Tuesday, February 16, 2010
In the helicopter with Kobe Bryant
By Henry Abbott
Writer J.R. Moehringer -- he of The Los Angeles Times, then "The Tender Bar," and Andre Agassi's memoir "Open" -- has written an amazing Kobe Bryant profile that appears in the March issue GQ (and online -- a tad PG-13).
The profile tells the story of Bryant's career through the various injuries he carries with him. It also takes us into the helicopter Bryant uses to get to work from Orange County, where Bryant lives in a house that Derek Fisher says he has never been to.
Some of the many reasons it's must-read:
- A description of Bryant's injured right index finger, which is "three different shades of purple and five kinds of black. He can't bend it, can't wiggle it, can't even make it twitch. He arrives at this private airport carrying it slightly away from himself, like a wounded bird."
- This great line about how people react to seeing Bryant: "Passengers and pilots in the airport stare. They don't bother to pretend they're not staring. They stare with eyes and mouths wide open, faces frozen, like victims of a Taser or a taxidermist."
- A typical night's sleep for Bryant is one two-hour nap starting at 10 p.m., followed by another two-hour nap starting at 4 a.m. In between he watches movies or noodles around on the internet.
- Insight into how Kobe Bryant learns about the world from his friend, actress Hillary Swank.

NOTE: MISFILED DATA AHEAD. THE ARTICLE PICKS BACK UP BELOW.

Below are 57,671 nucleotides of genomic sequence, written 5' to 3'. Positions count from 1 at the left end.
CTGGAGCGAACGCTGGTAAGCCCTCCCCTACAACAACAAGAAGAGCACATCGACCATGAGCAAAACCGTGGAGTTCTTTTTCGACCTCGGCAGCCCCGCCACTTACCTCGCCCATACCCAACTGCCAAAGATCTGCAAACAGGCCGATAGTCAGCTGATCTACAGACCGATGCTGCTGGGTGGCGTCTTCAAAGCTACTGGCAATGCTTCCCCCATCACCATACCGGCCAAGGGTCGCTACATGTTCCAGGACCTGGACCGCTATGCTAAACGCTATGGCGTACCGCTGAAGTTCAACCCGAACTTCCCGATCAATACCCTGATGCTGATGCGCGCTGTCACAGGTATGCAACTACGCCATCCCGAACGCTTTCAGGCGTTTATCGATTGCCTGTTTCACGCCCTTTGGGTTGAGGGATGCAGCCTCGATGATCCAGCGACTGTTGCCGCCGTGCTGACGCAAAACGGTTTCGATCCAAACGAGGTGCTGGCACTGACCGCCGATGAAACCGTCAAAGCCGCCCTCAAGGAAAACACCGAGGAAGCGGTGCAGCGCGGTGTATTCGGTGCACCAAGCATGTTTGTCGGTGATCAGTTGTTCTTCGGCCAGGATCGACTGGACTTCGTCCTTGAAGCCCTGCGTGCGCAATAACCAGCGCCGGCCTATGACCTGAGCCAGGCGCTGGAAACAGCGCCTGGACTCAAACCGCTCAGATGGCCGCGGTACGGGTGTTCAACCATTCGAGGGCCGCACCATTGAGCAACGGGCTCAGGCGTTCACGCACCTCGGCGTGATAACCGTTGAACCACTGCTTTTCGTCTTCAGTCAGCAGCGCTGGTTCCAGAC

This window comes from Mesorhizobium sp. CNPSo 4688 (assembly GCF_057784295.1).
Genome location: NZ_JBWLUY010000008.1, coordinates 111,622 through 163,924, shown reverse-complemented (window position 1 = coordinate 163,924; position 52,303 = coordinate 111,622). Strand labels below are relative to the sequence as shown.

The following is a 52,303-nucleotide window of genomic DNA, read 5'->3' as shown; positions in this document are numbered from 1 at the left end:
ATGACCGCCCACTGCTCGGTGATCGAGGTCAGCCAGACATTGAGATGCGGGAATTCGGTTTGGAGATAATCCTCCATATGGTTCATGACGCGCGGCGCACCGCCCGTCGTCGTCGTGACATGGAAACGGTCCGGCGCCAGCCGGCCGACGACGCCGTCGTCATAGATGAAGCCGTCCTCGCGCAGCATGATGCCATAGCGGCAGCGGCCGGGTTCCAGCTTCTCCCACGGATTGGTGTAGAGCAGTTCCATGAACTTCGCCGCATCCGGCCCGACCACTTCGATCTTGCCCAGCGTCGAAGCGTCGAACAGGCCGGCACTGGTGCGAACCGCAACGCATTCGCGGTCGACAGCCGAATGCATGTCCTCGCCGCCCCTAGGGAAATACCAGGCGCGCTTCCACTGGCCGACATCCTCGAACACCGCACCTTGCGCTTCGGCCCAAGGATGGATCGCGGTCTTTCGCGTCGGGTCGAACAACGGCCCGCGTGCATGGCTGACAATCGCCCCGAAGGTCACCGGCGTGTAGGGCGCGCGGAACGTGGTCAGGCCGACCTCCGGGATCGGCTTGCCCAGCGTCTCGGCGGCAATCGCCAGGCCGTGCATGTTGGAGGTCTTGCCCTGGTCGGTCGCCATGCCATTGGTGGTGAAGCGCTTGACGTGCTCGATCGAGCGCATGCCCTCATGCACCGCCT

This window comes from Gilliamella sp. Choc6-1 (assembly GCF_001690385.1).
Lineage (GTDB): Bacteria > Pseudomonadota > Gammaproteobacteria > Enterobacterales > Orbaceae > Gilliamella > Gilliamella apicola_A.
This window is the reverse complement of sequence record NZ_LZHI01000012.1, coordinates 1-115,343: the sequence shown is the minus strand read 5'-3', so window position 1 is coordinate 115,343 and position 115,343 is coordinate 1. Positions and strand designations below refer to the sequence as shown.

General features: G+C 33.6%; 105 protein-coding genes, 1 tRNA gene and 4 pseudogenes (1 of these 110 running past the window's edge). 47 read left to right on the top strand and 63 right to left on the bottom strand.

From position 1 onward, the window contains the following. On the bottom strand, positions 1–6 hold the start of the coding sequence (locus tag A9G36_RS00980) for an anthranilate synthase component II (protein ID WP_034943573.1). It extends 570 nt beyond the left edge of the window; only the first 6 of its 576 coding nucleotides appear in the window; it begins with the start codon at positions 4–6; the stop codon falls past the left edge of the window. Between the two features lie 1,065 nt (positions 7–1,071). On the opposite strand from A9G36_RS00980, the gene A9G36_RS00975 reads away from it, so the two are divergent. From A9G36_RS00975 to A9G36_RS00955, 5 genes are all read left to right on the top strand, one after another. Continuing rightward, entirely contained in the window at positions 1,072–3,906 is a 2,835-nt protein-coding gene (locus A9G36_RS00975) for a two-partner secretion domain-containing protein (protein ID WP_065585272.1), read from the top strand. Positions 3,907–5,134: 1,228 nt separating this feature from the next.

- An amazing and emphatic "no!" to the idea of sitting down, over dinner, to reconcile with Shaquille O'Neal.
- When Bryant joined the Lakers, he was so young his parents had to co-sign the contract.
- There are certain things Bryant will not discuss. One of them is his secret Cream of Wheat recipe.
Then there's this exchange:
He insists this win-at-all-costs mind-set doesn't carry over to the rest of his life. "What people see on court is another side of me; it's not me. That dark side that's coming to get you -- ha ha! I'm not losing this f---ing game -- that's not who I am. That's part of me. Off the court, I'm completely different."
In almost the same breath he admits that a simple game of Cranium with his wife can turn into guerrilla warfare.
Cranium? The kids' board game? With Sensosketches and Cloodles?
He purses his lips, nods his head slowly: No joke.
The article also has a running theme of people trying to explain Kobe Bryant (he seems like ...) and getting it dead wrong every time. The memo is that the guy is not to be summed up that way. But with Moehringer's time in the chopper, human insight, and gift with language, he's one guy I'd really like to see answer that question.